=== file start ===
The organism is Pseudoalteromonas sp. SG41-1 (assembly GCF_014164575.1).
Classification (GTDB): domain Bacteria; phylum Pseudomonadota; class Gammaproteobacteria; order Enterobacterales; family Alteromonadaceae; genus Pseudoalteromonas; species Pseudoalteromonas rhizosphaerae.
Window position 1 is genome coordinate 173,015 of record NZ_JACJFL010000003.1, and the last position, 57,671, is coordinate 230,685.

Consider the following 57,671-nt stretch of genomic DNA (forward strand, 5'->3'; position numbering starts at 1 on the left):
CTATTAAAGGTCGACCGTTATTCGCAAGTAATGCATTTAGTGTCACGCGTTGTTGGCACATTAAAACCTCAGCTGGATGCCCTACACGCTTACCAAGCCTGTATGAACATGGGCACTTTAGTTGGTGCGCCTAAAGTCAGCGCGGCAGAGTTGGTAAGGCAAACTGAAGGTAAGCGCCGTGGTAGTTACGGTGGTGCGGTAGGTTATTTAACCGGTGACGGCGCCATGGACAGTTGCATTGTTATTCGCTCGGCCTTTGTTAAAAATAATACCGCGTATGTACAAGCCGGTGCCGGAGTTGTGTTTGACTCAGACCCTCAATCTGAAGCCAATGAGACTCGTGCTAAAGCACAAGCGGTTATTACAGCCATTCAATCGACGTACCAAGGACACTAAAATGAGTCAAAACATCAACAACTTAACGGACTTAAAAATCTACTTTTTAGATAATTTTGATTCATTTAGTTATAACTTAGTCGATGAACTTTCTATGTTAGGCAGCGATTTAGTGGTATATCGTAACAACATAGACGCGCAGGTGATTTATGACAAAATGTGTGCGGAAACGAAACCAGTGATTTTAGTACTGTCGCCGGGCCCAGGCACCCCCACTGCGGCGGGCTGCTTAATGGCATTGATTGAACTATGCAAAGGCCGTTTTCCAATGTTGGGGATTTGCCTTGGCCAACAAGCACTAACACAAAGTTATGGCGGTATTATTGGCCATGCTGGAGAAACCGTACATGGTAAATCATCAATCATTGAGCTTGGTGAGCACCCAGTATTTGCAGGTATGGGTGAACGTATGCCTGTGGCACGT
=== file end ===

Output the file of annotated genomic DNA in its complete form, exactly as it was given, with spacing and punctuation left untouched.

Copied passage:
The organism is Pseudoalteromonas sp. SG41-1 (assembly GCF_014164575.1).
Classification (GTDB): domain Bacteria; phylum Pseudomonadota; class Gammaproteobacteria; order Enterobacterales; family Alteromonadaceae; genus Pseudoalteromonas; species Pseudoalteromonas rhizosphaerae.
Window position 1 is genome coordinate 173,015 of record NZ_JACJFL010000003.1, and the last position, 57,671, is coordinate 230,685.

Consider the following 57,671-nt stretch of genomic DNA (forward strand, 5'->3'; position numbering starts at 1 on the left):
CTATTAAAGGTCGACCGTTATTCGCAAGTAATGCATTTAGTGTCACGCGTTGTTGGCACATTAAAACCTCAGCTGGATGCCCTACACGCTTACCAAGCCTGTATGAACATGGGCACTTTAGTTGGTGCGCCTAAAGTCAGCGCGGCAGAGTTGGTAAGGCAAACTGAAGGTAAGCGCCGTGGTAGTTACGGTGGTGCGGTAGGTTATTTAACCGGTGACGGCGCCATGGACAGTTGCATTGTTATTCGCTCGGCCTTTGTTAAAAATAATACCGCGTATGTACAAGCCGGTGCCGGAGTTGTGTTTGACTCAGACCCTCAATCTGAAGCCAATGAGACTCGTGCTAAAGCACAAGCGGTTATTACAGCCATTCAATCGACGTACCAAGGACACTAAAATGAGTCAAAACATCAACAACTTAACGGACTTAAAAATCTACTTTTTAGATAATTTTGATTCATTTAGTTATAACTTAGTCGATGAACTTTCTATGTTAGGCAGCGATTTAGTGGTATATCGTAACAACATAGACGCGCAGGTGATTTATGACAAAATGTGTGCGGAAACGAAACCAGTGATTTTAGTACTGTCGCCGGGCCCAGGCACCCCCACTGCGGCGGGCTGCTTAATGGCATTGATTGAACTATGCAAAGGCCGTTTTCCAATGTTGGGGATTTGCCTTGGCCAACAAGCACTAACACAAAGTTATGGCGGTATTATTGGCCATGCTGGAGAAACCGTACATGGTAAATCATCAATCATTGAGCTTGGTGAGCACCCAGTATTTGCAGGTATGGGTGAACGTATGCCTGTGGCACGT